Robotic Process Automation
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Although you don't have to ask modern businesses what is RPA, as the automation market proliferates, the choice of a specific tool is not always obvious. Next to the globally recognized software vendors, a given company may prefer an independent open-source RPA solution.
The main reason for such a decision could be the willingness to verify how RPA automation will work without incurring costs related to licensing and using commercial tools. At the same time, the goal is to avoid building the bots from zero, thus engaging specialists and burdening the budget.
Enterprises could associate open source applications mostly with developers-oriented programs so far. Many of those available on the market still address that group. However, the vendors quickly started to respond to the business needs and the enterprise automation market's direction.
From an RPA trends perspective, today's open-source RPA developers offer a middle ground in choosing between coding from scratch and buying. A growing number of them provide no-code and low-code tools, emphasizing convenience and ease of use. That allows many companies to get familiar with the technology and develop a well-thought-out strategy.
The described software is distributed with the source code, which opens a way for modifying all bots depending on actual needs. And this is what open-source stands for.
The idea behind the open-source software is to make the source code public, or more precisely, freely available for possible modification and redistribution. That means the companies may modify, share, and even build businesses on it.
The latter often results in misunderstanding. Even though every person or organization is free to change and re-share the source code of an RPA application, it doesn't mean the program itself must be "free of charge". For example, the game industry widely uses the Unreal Engine - a paid open-source software framework. The open-source license does not dictate the form, manner, or purpose of its distribution.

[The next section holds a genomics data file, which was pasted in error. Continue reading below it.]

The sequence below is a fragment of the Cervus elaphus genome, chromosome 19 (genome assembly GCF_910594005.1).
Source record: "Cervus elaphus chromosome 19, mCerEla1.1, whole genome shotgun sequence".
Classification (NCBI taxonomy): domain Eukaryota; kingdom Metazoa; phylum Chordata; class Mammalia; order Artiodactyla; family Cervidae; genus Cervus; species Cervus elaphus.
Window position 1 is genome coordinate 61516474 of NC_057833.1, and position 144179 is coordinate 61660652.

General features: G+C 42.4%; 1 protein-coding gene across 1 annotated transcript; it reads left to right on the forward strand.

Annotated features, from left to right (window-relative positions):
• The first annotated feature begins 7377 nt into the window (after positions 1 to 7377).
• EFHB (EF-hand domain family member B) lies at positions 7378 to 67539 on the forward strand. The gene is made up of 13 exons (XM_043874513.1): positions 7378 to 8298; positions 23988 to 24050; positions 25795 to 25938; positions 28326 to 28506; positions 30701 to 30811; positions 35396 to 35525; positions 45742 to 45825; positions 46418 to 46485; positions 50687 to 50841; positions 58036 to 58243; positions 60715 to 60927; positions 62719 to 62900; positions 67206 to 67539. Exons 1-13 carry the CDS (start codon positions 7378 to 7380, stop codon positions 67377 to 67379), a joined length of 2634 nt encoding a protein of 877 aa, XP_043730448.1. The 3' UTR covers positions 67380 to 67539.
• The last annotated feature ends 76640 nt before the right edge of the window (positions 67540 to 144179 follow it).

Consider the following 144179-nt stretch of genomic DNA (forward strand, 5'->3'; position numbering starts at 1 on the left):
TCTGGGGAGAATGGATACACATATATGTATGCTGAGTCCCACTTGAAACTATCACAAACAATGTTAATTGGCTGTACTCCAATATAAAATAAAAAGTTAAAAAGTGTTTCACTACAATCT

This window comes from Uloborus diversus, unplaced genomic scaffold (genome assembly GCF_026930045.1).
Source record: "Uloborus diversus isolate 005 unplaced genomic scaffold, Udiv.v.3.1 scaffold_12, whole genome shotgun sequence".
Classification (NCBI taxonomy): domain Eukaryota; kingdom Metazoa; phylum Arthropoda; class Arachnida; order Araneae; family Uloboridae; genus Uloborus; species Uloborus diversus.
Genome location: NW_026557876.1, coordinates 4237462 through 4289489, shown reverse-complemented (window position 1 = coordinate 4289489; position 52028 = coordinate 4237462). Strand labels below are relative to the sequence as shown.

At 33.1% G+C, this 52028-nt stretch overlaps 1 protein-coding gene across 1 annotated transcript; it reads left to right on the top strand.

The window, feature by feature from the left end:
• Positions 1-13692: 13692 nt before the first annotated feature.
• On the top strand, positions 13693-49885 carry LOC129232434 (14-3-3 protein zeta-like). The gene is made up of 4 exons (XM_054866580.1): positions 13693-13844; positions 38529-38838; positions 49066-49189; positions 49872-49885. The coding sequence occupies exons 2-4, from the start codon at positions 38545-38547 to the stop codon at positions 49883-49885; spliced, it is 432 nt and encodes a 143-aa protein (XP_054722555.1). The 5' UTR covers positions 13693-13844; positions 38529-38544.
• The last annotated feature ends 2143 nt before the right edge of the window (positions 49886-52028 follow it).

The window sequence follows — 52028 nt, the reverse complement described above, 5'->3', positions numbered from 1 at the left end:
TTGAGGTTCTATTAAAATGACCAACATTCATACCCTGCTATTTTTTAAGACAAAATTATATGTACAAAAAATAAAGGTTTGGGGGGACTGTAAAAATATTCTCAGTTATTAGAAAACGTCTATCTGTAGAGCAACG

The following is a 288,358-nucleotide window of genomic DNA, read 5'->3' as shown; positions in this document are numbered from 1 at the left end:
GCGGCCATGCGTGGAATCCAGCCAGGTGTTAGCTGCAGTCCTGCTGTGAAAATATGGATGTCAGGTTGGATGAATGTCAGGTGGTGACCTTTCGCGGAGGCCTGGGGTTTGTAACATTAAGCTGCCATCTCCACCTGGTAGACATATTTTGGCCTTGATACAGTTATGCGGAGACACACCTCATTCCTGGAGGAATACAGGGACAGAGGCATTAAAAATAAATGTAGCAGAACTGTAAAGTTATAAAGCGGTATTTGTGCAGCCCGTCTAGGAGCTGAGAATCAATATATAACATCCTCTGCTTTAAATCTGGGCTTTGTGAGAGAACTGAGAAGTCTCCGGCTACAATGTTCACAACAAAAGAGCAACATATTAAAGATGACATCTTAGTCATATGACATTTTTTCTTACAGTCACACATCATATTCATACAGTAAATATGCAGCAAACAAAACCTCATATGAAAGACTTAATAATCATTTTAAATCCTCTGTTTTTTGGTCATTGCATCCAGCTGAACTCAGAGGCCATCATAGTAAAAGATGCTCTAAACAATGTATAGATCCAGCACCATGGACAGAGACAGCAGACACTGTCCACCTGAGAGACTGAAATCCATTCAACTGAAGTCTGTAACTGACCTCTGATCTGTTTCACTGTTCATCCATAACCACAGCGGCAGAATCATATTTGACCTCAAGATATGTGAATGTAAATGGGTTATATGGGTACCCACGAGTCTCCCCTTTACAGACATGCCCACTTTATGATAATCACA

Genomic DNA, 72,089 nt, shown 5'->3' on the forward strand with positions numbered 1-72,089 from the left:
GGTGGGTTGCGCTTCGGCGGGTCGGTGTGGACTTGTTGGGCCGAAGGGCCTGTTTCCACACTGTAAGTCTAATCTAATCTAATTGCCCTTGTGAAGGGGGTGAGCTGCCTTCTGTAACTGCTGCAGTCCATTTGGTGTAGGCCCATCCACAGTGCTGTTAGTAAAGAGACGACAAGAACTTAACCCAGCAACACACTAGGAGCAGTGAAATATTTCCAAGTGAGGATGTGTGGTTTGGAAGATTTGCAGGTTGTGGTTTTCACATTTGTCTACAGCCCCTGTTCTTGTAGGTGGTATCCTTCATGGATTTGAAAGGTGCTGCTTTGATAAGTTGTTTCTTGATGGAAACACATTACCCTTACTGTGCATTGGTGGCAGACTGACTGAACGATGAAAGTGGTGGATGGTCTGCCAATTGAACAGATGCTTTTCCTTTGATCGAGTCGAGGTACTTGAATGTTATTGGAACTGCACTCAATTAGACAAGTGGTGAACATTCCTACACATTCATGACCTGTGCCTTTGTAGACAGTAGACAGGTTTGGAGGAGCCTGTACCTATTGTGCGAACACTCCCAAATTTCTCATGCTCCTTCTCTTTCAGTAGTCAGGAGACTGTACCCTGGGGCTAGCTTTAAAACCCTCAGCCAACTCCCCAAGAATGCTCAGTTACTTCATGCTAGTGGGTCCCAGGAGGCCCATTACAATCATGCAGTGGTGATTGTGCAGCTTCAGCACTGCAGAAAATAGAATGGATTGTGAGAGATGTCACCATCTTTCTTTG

As with the proprietary (or close) code solutions (like Microsoft Windows), the potential open-source app user must accept the license terms to run the program. This state of affairs results from the requirements of the Open Source Initiative, which oversees the licensing processes. Thus, this type of software must be compatible with open-source community norms and expectations.
An answer to that question is not always obvious, but the argument for open-source RPA automation is the desire or market need to get to know the technology.
Such a product can meet all the expectations of a given organization or initiate further transformation toward automation, artificial intelligence (AI), and machine learning (ML). However, there are a few factors to consider regarding the software.
The cost of licensing one of the top RPA tools, especially in medium and small enterprises, the investment may be too demanding concerning the actual needs. In this context, an open-source product may be financially attractive. It will be a much less risky way to implement RPA in the company for the first time, the more so if it has a team of programmers.
In other words, it can benefit the operating cost of automation - licenses, services, and internal work. At the same time, due to the lower investment in software, the Return On Investment (ROI) is increased. It is also worth pointing out the lack of license restrictions regarding the number of created and implemented bots.
Yet, this does not mean that the described alternative cannot generate additional maintenance costs, often covered in commercial solutions. A fine example may be a support policy. While commercial vendors provide full support bundled, open-source solutions rely heavily on peer-reviewed feedback and community knowledge sharing.
Using a commercial RPA automation solution often forces the organization to rely on the manufacturer. The software vendor provides and guarantees the security mechanisms of the RPA tool. In most cases, the buyer has limited possibilities to interfere with their design - he is dependent on the external developer.